Let’s invite adult adoptees and first families to the table, and stop repeating the same mistakes. Let’s not pour more money and time into international adoption policy that does not adequately meet the needs of current adoptees, prospective adoptees, and constantly-marginalized first families.

 

Standards of Practice for Adoptive Parents: It’s Time (Part One)

On May 21, I presented my workshop titled “Standards of Practice for Adoptive Parents: Ethics, Economics, and Responsibilities” at the annual conference of the Joint Council on International Children’s Services in New York City.

(A few disclaimers and a bit of context: I was the first executive director of JCICS, from 1994 to 2000.  I have no connection with them anymore, except insofar as some of the folks from those days are good people and remain good friends.  JCICS has changed a lot since I was there, from an umbrella group of international adoption agencies to a more broadly-focused nonprofit for global child welfare issues. I am guessing most of the conference attendees were adoption agency-affiliated, mostly administrative and executive staff. My workshop was a PowerPoint presentation; if anyone wants the slides, I can share them. My plan here in my blog is to share the main points, providing narrative similar to what I provided at the conference.)

IMG_8426

There is a perfect storm in adoption right now:

* The number of children being internationally adopted has dropped dramatically, but the number of children needing families remains high.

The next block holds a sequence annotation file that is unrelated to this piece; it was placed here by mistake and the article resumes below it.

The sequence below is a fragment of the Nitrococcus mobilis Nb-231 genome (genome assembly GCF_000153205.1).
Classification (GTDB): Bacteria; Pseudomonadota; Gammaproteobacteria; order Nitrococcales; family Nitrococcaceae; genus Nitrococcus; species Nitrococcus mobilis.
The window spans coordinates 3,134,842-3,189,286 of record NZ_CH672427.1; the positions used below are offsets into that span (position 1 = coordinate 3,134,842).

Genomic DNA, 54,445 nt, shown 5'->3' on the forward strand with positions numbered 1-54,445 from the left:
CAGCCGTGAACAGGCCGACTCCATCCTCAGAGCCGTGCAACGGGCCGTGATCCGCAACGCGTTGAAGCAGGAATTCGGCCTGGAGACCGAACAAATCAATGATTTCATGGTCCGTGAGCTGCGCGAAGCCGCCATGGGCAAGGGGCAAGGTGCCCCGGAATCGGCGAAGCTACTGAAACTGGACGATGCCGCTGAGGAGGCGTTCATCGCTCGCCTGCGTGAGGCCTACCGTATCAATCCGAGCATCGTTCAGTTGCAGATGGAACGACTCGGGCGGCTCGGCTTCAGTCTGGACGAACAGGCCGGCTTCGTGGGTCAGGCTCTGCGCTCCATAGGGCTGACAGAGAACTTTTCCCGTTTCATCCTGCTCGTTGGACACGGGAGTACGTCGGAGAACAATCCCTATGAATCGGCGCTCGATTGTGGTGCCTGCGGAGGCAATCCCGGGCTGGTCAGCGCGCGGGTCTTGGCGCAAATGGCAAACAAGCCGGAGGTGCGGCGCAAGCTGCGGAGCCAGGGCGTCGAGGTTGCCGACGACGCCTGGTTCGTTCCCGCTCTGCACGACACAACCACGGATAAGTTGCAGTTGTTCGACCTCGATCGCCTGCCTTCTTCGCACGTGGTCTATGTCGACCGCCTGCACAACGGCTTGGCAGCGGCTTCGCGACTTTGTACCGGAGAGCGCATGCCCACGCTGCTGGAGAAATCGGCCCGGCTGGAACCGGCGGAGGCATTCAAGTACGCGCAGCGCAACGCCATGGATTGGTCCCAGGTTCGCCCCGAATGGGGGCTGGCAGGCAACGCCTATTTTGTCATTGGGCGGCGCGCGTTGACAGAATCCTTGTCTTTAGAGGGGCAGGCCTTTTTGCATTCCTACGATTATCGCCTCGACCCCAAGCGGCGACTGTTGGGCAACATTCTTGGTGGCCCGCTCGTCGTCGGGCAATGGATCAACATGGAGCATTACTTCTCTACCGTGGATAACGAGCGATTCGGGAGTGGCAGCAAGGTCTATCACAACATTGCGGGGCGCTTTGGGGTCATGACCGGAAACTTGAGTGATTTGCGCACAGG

* Adoption agencies are closing, including those certified by the Council on Accreditation.

* There is an increased volume of adult adoptee voices being heard,  and their experiences and insights are becoming better known and respected.

* There is an explosion of Internet postings about fraud in international adoptions.

* There is some assent within the Christian evangelical community–recent big players in the international adoption arena–regarding fraud.

* Increasing numbers of adoptive parents are searching for their internationally adopted children’s first/birth families privately, after adoption, without agency assistance or knowledge, and while their children are little.

* Awareness and connections with birth/first families are increasing.

Given all this, given this perfect storm, where do we begin?

IMG_0283

These are, to me, the minimal Standards: